Plans to slash Wakefield social worker caseloads approved

Ofsted said that social workers in Wakefield had too much work to do.
Ofsted said that social workers in Wakefield had too much work to do.

Social workers in Wakefield cannot be expected to continue working with high caseloads, the councillor in charge of children's services has said.

The local authority has approved plans to nearly double the department's workforce in a bid to tackle the crisis within the service.

Ofsted was heavily critical of staffing levels as it rated the district's children's services inadequate in July. Inspectors found that workers were being too many individual cases, leading to serious gaps in the service's delivery and resulting in vulnerable children being left at risk.

The council's Cabinet has now agreed to put an extra £4m into the department, in a move which will see more than 180 social workers employed if the service is fully staffed.

Speaking at a meeting on Tuesday, portfolio holder for children and young people Margaret Isherwood suggested that the way the service was originally set up is now outdated.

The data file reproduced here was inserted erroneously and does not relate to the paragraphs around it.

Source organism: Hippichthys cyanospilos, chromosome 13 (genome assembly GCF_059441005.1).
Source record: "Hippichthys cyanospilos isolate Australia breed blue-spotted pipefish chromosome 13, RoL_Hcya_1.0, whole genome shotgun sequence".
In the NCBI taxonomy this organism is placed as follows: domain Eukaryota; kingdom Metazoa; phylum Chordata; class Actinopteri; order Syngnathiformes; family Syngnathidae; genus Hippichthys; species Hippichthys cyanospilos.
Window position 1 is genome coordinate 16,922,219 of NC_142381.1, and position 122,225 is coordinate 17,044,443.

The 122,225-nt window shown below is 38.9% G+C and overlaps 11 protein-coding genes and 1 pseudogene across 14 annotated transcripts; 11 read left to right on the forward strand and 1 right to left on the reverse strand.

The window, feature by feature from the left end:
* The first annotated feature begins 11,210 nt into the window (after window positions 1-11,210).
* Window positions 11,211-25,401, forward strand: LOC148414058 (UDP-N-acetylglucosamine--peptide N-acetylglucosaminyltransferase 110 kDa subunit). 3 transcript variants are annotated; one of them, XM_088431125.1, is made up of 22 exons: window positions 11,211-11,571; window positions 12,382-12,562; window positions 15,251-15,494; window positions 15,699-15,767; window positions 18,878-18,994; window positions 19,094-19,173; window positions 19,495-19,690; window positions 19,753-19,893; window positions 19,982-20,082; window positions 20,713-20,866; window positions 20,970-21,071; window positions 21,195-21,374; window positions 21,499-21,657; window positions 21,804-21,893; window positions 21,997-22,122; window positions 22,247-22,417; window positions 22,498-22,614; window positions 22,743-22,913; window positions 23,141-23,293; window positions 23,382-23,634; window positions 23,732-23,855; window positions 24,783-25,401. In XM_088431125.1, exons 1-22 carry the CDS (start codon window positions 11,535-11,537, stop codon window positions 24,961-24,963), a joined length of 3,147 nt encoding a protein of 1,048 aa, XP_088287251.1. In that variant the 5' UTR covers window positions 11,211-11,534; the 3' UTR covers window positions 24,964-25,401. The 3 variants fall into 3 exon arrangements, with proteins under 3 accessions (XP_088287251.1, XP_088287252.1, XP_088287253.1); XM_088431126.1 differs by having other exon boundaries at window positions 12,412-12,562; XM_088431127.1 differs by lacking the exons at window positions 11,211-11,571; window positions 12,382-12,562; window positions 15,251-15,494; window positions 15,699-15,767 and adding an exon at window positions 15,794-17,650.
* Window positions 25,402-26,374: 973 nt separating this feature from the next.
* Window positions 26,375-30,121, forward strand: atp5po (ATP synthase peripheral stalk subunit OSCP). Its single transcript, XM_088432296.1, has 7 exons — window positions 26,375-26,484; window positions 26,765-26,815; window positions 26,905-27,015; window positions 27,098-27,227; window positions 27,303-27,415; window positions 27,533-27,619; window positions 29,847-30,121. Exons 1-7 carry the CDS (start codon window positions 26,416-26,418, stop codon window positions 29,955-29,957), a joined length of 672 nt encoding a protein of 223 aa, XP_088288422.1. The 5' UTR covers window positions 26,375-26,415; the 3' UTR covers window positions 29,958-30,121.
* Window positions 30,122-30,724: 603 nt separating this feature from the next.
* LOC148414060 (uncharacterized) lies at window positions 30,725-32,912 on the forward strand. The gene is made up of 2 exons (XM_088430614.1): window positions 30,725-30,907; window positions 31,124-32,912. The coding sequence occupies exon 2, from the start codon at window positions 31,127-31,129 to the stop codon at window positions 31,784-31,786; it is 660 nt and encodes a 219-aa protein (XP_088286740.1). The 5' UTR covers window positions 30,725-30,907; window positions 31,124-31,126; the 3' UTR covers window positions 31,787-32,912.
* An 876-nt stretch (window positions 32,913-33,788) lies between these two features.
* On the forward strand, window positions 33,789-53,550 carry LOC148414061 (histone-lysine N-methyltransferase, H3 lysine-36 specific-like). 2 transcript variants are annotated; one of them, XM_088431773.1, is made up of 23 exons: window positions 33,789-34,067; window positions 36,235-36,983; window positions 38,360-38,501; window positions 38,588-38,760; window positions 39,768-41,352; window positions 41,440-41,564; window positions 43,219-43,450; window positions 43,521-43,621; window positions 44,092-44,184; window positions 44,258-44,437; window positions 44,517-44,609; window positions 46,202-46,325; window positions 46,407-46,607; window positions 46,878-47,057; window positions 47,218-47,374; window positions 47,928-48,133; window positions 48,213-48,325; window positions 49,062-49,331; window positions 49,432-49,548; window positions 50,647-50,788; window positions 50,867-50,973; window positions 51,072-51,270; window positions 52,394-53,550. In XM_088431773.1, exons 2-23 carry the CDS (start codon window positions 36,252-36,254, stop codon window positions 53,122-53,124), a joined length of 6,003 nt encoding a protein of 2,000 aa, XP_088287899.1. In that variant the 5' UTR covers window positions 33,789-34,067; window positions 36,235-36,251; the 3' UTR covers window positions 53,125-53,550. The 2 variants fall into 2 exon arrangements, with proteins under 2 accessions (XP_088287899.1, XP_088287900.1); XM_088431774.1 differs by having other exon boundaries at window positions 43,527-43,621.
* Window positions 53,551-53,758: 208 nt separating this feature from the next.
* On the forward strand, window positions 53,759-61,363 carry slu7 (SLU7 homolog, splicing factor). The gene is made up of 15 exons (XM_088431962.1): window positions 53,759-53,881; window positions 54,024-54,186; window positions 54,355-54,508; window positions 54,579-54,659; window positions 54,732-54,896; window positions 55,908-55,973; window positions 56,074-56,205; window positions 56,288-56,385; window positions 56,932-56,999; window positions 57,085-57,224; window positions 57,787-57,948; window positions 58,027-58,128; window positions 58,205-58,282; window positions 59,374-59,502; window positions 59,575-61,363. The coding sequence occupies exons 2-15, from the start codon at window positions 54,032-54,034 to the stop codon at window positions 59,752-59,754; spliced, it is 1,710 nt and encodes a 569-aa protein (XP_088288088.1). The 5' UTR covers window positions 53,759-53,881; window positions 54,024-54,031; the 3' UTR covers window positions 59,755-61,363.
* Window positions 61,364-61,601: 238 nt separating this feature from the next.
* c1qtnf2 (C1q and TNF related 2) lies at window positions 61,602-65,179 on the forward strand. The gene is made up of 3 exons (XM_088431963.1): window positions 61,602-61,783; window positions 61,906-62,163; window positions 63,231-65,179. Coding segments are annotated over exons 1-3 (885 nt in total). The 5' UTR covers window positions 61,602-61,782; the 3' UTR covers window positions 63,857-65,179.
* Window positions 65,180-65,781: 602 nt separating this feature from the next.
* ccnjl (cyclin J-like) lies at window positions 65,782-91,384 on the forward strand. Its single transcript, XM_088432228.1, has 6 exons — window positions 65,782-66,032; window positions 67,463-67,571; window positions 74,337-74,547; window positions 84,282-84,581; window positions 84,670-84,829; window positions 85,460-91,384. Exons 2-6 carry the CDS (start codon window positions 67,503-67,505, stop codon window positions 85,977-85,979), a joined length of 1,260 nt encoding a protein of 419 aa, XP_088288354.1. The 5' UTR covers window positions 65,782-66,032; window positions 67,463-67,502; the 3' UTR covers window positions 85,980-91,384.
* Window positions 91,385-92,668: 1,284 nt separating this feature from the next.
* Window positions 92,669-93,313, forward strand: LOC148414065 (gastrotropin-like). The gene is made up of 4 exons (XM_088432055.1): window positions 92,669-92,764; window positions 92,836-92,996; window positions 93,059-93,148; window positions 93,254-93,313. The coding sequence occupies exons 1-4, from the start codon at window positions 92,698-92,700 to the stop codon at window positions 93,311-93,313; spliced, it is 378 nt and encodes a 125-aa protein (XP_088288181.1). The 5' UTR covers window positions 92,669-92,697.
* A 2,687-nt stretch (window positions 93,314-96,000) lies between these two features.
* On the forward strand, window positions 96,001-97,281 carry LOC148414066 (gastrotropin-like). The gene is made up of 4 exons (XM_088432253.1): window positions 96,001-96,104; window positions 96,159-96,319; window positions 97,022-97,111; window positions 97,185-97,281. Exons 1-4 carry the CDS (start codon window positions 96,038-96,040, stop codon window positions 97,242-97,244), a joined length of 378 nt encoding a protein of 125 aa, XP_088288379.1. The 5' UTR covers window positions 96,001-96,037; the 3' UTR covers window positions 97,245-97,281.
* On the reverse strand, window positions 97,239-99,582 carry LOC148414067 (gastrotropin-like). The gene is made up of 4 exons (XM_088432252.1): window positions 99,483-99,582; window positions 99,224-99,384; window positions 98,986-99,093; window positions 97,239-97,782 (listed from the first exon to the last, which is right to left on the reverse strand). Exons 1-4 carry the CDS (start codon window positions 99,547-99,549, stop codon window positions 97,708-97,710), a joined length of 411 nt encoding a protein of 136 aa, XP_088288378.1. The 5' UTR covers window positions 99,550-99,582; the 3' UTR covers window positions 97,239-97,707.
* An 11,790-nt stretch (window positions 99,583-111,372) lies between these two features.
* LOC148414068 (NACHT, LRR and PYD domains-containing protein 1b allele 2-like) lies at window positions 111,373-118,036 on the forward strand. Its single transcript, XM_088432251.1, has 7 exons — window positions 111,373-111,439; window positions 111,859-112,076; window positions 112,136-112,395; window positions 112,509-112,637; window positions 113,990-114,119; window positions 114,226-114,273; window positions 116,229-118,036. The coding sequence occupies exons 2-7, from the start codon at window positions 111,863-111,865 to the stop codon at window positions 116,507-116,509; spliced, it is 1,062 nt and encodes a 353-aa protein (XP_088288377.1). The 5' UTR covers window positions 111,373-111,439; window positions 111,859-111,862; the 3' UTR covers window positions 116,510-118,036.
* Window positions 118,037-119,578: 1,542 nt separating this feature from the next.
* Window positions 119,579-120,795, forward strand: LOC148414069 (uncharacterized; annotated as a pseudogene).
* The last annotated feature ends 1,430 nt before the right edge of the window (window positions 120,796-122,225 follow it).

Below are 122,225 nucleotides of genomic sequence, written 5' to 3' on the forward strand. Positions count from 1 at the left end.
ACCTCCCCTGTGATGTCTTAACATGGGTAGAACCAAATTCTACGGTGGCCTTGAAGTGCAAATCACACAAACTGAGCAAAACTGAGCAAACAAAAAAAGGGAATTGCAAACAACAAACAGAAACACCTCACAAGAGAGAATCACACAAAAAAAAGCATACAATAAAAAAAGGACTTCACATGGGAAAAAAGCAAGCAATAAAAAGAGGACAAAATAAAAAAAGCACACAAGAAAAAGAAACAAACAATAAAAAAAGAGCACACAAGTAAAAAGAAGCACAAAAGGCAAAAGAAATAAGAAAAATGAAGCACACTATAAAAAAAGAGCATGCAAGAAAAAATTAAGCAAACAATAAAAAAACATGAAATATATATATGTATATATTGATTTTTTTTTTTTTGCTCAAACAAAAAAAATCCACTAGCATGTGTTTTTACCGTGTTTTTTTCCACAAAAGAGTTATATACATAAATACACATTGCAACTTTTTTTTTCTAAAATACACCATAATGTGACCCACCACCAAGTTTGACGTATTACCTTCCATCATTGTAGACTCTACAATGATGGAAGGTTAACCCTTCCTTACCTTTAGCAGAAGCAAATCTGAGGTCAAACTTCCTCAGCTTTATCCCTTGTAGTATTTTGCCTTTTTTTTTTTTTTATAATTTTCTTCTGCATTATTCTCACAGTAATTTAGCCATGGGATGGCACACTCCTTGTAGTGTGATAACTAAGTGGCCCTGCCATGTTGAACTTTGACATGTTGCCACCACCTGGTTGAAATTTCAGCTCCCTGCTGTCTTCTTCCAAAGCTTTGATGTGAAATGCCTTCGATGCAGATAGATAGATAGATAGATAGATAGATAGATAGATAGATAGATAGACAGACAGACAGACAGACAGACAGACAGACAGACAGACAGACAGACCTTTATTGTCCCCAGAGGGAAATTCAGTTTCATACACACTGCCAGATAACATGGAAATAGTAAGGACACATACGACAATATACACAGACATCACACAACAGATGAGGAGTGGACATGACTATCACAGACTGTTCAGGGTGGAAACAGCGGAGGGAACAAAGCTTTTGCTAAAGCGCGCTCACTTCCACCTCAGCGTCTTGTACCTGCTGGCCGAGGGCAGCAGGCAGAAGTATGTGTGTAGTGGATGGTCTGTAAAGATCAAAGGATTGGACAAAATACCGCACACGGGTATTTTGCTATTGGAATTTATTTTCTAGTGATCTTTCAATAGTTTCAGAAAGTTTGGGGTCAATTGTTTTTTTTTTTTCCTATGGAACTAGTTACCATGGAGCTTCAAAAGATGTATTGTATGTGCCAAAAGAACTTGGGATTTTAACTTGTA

She said: "One of the problems identified by Ofsted was the high caseloads for our social workers.

"When the original locality teams (who deal with cases) were set up, it was envisaged there would be 1,400 open cases per year.

"It's now been anticipated that we're going to have something in the region of 2,500 open cases a year.

"We can't expect our social workers to continue working with the high caseloads they've been working with. We need to reduce them, especially for those who are newly qualified."

A government commissioner is currently inspecting the council's reaction to Ofsted's findings and will report later this month.

If he is satisfied with progress being made in children's services he is likely to allow the local authority to continue running the service.

Alternatively, he may recommend that it is privatised, or the government could step in and take over it themselves.